SYDNEY — A craftsman of the written word, Alistair MacLeod's legacy will be as much about his humanity as his storytelling ability, according to a fellow island author.
© The Canadian Press
Alistair MacLeod toasts the crowd that came out to honour him at the Premiere Dance Theatre in Toronto on Oct. 23, 2002. MacLeod died Sunday.
"He could have been quite famous for telling stories but I think the thing that most people appreciated about Alistair was the fundamental decency of the man. He was a good person to be around," said Cape Breton native Linden MacIntyre, a Giller Prize-winning author and co-host of CBC's "Fifth Estate."
The day after MacLeod's death Sunday in Windsor, Ont., at age 78, the news was still sinking in for people who have long-marvelled at his work.
When reached in Toronto on Monday, MacIntyre said writing was never about money or acclaim for MacLeod.
"He did it because it was important to him and doing it that way, he created an incredible example of modesty and decency and patience — things that are in very short supply in the increasingly celebrity-driven world of the arts and culture," said MacIntyre. "He was consistently committed to writing about the hard lives of ordinary people without sentimentality. He would get close sometimes but by and large it was with kind of an unflinching appreciation of the hardship of the lives that he admired and that he remembered so well."
MacIntyre said MacLeod also stood up for and supported people from Cape Breton, particularly fellow writers. He noted that MacLeod was on the Giller jury the year that he won for "The Bishop's Man," and he also wrote a glowing blurb for the jacket of his 2006 book "Causeway."
Sheldon Currie, a native of Reserve Mines, an award-winning author, and a retired professor of English at St. Francis Xavier University, said MacLeod will go down as one of the world's best.
"He's one of the best writers in the history of literature, I'd say," he said. "It was Alistair who demonstrated that Canadian writing was world-class and could be published anywhere."
Of particular significance, according to Currie, was when MacLeod's first short story "The Boat" got published in a Massachusetts periodical in 1968.
"This was a time when it was extremely difficult to get anything published in Canada. There were no outlets and nobody was publishing very much, particularly short stories, so what that did was demonstrate that it was possible," said Currie, who has penned several classic novels, including "The Glace Bay Miners' Museum," and "Down the Coaltown Road."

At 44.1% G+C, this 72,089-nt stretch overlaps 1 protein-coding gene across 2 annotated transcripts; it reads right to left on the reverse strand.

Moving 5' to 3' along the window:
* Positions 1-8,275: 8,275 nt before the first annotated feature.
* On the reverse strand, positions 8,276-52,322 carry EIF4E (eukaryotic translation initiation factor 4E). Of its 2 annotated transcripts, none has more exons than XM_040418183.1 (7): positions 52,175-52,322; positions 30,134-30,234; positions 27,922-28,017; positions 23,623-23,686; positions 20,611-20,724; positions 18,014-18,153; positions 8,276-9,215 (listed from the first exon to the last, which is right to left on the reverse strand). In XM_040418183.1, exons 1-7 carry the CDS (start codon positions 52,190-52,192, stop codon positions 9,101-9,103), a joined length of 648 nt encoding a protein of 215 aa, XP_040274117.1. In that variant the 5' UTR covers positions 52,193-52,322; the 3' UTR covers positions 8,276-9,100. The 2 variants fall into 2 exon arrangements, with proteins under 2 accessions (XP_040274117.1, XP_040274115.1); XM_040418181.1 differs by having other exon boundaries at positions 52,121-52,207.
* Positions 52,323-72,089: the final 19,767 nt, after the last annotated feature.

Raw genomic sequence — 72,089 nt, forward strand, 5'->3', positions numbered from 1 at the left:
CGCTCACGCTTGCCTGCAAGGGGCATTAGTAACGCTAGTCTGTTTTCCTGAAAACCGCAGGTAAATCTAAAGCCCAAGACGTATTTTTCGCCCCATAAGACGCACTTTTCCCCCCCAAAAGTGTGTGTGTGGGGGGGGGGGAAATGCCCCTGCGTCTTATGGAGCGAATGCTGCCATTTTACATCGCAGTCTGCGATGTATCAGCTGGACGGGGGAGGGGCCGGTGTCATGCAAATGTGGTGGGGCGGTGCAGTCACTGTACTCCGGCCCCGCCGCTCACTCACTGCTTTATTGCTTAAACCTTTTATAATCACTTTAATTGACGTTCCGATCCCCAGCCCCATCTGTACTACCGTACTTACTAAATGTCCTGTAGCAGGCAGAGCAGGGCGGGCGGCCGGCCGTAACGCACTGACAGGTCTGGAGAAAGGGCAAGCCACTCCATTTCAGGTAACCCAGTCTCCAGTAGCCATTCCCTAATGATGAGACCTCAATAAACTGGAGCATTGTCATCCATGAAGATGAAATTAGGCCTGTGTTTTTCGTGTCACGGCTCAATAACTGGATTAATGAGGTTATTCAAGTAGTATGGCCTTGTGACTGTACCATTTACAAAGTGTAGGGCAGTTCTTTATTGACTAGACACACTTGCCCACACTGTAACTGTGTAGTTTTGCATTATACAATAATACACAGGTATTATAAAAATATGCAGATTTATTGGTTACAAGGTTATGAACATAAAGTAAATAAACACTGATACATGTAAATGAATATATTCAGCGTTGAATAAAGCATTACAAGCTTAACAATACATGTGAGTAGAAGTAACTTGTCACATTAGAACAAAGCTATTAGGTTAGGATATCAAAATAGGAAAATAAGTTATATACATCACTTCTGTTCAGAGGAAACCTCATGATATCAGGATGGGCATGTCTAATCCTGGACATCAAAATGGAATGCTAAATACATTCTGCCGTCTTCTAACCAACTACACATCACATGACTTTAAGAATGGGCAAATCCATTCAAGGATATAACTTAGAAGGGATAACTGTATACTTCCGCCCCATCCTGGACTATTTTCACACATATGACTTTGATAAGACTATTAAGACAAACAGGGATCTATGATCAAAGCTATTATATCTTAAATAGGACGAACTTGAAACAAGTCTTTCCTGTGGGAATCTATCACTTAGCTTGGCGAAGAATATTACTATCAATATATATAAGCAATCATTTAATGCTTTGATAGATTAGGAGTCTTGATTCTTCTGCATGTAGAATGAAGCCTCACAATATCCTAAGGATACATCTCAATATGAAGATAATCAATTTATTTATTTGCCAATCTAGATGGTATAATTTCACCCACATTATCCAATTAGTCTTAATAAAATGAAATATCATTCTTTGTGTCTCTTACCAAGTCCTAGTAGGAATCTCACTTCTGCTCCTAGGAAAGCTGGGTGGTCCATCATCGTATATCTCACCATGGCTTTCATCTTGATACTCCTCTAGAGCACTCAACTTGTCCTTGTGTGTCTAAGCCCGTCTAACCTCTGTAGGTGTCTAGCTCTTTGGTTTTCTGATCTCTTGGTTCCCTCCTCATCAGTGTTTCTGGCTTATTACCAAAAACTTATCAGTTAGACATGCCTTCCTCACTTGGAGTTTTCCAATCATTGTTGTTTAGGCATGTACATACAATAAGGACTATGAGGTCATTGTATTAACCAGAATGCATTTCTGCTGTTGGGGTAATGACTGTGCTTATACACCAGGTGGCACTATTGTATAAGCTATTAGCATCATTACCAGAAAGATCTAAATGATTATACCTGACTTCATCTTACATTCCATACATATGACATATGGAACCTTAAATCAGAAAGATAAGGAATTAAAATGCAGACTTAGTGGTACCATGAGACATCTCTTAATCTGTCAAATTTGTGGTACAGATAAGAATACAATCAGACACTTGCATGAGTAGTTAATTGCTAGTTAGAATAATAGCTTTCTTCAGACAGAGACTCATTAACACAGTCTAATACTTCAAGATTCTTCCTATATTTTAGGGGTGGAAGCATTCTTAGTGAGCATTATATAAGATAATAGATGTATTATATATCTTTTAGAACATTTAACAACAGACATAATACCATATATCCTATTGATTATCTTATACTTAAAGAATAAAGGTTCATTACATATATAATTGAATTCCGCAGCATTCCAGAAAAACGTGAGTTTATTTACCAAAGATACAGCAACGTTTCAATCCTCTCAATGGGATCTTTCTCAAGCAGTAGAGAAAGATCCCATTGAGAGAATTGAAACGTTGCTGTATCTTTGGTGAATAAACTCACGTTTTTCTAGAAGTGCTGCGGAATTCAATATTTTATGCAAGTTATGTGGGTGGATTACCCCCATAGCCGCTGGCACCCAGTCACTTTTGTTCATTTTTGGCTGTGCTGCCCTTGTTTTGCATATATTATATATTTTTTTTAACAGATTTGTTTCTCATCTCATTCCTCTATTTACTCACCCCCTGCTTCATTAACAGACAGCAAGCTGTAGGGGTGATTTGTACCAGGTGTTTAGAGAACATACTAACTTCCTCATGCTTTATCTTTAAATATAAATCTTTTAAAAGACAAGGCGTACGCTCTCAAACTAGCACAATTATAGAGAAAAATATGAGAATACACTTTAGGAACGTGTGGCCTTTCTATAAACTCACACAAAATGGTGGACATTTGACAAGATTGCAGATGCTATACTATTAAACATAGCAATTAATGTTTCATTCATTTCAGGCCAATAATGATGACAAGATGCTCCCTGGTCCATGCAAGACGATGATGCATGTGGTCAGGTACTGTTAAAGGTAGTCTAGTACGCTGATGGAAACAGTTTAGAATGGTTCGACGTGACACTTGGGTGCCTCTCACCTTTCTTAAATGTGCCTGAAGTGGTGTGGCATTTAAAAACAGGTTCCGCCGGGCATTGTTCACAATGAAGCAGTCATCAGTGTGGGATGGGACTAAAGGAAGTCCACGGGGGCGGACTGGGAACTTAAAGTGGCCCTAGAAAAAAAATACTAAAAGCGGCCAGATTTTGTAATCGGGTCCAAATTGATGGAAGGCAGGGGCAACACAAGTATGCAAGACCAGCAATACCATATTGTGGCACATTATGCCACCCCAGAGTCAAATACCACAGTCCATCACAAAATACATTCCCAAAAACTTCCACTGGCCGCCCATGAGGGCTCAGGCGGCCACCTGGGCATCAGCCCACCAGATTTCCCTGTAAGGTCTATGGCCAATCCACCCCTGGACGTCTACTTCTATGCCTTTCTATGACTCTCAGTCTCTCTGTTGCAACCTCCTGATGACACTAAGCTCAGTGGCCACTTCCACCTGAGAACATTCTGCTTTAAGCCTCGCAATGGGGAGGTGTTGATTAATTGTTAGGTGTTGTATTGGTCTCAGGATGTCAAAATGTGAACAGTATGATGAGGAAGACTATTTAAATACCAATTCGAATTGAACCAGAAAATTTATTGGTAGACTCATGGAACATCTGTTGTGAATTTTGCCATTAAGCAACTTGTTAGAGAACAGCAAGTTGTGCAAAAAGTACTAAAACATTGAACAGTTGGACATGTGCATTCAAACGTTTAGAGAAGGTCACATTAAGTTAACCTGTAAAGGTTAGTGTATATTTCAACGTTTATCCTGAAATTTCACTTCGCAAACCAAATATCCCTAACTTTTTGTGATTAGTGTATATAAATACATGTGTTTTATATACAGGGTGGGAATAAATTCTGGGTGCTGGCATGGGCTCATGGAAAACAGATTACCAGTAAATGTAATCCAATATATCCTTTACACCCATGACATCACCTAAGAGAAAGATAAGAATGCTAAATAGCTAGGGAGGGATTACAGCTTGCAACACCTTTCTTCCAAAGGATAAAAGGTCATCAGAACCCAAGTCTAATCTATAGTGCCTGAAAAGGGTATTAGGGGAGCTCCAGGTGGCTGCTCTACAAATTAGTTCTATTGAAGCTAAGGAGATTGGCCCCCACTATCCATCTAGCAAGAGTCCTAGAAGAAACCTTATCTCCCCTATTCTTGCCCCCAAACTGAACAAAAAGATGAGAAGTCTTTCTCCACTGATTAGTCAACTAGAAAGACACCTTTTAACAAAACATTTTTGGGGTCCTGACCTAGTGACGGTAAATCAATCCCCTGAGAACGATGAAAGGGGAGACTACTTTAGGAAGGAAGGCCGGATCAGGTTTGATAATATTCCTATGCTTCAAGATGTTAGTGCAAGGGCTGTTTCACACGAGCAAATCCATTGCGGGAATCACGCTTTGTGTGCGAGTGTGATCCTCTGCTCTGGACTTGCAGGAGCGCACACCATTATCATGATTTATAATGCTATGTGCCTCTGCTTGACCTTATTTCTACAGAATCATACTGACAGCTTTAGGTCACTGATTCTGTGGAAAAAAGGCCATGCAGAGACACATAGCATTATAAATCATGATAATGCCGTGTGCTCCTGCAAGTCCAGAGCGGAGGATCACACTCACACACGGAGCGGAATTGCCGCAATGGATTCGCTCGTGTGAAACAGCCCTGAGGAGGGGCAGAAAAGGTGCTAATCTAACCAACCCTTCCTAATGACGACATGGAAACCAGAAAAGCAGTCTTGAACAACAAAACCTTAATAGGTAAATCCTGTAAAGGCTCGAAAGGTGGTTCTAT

In his work as a professor, Currie said MacLeod's work was required reading for many of his students.
"I taught a class in modern literature and I always had a story of Alistair's," he said. "He was a really superb short story writer and I think his short stories are taught pretty well everywhere."
MacLeod is survived by his wife Anita, six children Alexander, Lewis, Kenneth, Marion, Daniel and Andrew, and nine grandchildren.
Visitation was held Monday in Windsor, Ont., and will take place there again today. A funeral mass will be held Saturday at Saint Margaret of Scotland Church in Broad Cove, Cape Breton.
Tributes to Alistair MacLeod continued Monday:
• "Our thoughts are with Mr. MacLeod's friends and family during this difficult time. Alistair MacLeod brought the island and people of Cape Breton to the rest of the world through his stories. His novels and writings will continue to be read for generations to come." — Nova Scotia Premier Stephen MacNeil
• "Very sorry to hear about Alistair MacLeod, a wonderful writer and a fine person. It's a great loss for Canadians, and for Alistair's many readers and many friends." — Margaret Atwood
• "Alistair MacLeod was a truly great writer, and human being. He was also a gifted and revered teacher of English literature. His magnificently crafted stories and his only novel contain a compassion and beauty of language, and a deep wisdom and universal truth that are rare. His passing is a tremendous loss to Canada and to literature, but his work will endure." — Ellen Seligman, publisher, McClelland and Stewart, and vice-president of Random House of Canada.
Thousands have also taken to Twitter to pay tribute. Here's a small sample of what people across the country are saying:
• Lynn Coady (@Lynn_Coady): For would-be writers growing up far from any major culture centre, role models are essential. Alistair was my first Great Cape Breton Writer
• Cape Breton University (@cbuniversity): Honourary degree recipient and friend of CBU, Alistair MacLeod has passed away. Our thoughts are with his family at this time.
• The Giller Prize (@GillerPrize): We grieve the loss to Canada and #canlit of legendary author Alistair MacLeod. Remembering this fine man
• Shelagh Rogers (@RogersShelagh): "All of us are better when we're loved." He lived that quote. Writer and beloved friend #AlistairMacLeod has died. #RIP dear man.
• Elizabeth May MP (@ElizabethMay): A loss to Cdn literature; a loss to Cape Breton; a loss to all who knew him. RIP Alistair MacLeod. So very sad to lose him....#canlit